Senior Staff Selections: For the first time in Luzerne County history, we publicly advertised, professionally screened and collectively interviewed the following senior staff positions: County Manager for Legislation, County Manager for Administration, Public Information Officer, Chief of Budget & Finance, Human Resource Officer and Grant Writer. Based on their past professional experience and performance to date, we believe all 6 form the nucleus of the most qualified senior staff ever to serve Luzerne County.

The final senior staff positions of Chief of Public Safety & Corrections, Chief of Environment & Recreation, Chief of Economic Growth & Planning are scheduled to be interviewed within 10 days and selections made shortly thereafter. Commissioner Urban has been provided all resumes and as of this date, has not offered a single name to be placed on interview lists for any of the positions, which have since been filled, or for any that are still vacant. Commissioner Urban voted against the creation of these positions.

Moving the Federal RICO Case Forward: Although the form, fees and impact on the Pension Fund of the Retirement Boards engagement of Schrader, Segal, Lewis and Harrision is still under dispute, the Board of Commissions voted to pay the negotiated $45,000 to Schnader to continue the case through Motions to Dismiss. Additionally, there is no reason to believe that Schnader would have negotiated that fee or others still in question if the state equity claim against the Retirement Board, filed by the previous board of commissioners, was not continued by this majority. All other cases related to the Pension Fund previously filed by the former majority commissioners are under review.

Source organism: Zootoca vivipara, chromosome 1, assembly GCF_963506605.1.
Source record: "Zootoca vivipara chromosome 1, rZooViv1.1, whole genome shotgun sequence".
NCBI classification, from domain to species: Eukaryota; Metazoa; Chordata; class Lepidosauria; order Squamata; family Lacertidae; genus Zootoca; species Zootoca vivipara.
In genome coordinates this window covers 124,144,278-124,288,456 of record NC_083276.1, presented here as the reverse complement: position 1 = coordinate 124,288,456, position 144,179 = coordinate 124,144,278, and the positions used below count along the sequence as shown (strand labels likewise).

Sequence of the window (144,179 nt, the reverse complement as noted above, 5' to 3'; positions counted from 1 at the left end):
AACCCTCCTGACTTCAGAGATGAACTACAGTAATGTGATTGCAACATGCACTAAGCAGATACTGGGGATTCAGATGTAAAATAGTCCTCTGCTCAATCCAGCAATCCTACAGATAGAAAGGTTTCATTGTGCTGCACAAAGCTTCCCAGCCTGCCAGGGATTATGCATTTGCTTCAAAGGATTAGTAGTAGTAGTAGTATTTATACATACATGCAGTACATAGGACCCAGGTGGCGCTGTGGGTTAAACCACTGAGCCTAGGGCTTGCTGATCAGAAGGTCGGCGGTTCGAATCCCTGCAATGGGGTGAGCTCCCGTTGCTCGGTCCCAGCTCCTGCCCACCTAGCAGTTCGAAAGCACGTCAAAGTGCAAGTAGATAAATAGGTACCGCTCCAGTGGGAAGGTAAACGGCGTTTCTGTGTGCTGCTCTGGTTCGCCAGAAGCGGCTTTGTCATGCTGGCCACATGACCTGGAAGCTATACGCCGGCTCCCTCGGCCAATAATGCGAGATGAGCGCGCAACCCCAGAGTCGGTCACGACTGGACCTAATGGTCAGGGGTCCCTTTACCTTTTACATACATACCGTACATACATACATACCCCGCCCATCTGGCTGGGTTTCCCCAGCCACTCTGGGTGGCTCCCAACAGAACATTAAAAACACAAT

Focusing on Luzerne County’s Secret Plague: Through the Leadership of Greg Skrepenak, we created the first ever Luzerne County Drug & Alcohol Study Commission to analyze the current prevention and treatment efforts and recommend a more focused, streamlined and efficient delivery system to reduce the significant human cost of this epidemic.

In less than 10 days from notice of its existence, submitted a federal grant to fund a Luzerne County Drug Court, using the Lackawanna County effort as a basis for our effort, with some specific differences.

Making immediate changes and understanding the LC Corrections System: We immediately issued an RFP that will give us the financial information we need to determine the cost benefit analysis of building a new prison. This study will also include the long-term options and projected costs associated with juvenile detention - LC’s single largest inter-department cost item.

The 2 staff persons with daily oversight over the functions of the prison were terminated and 2 new deputy wardens hired. Since the hiring of these 2 new deputies, two prisoners and one guard have been caught smuggling contraband into the prison. Random senior staff patrols have been implemented and moral has improved.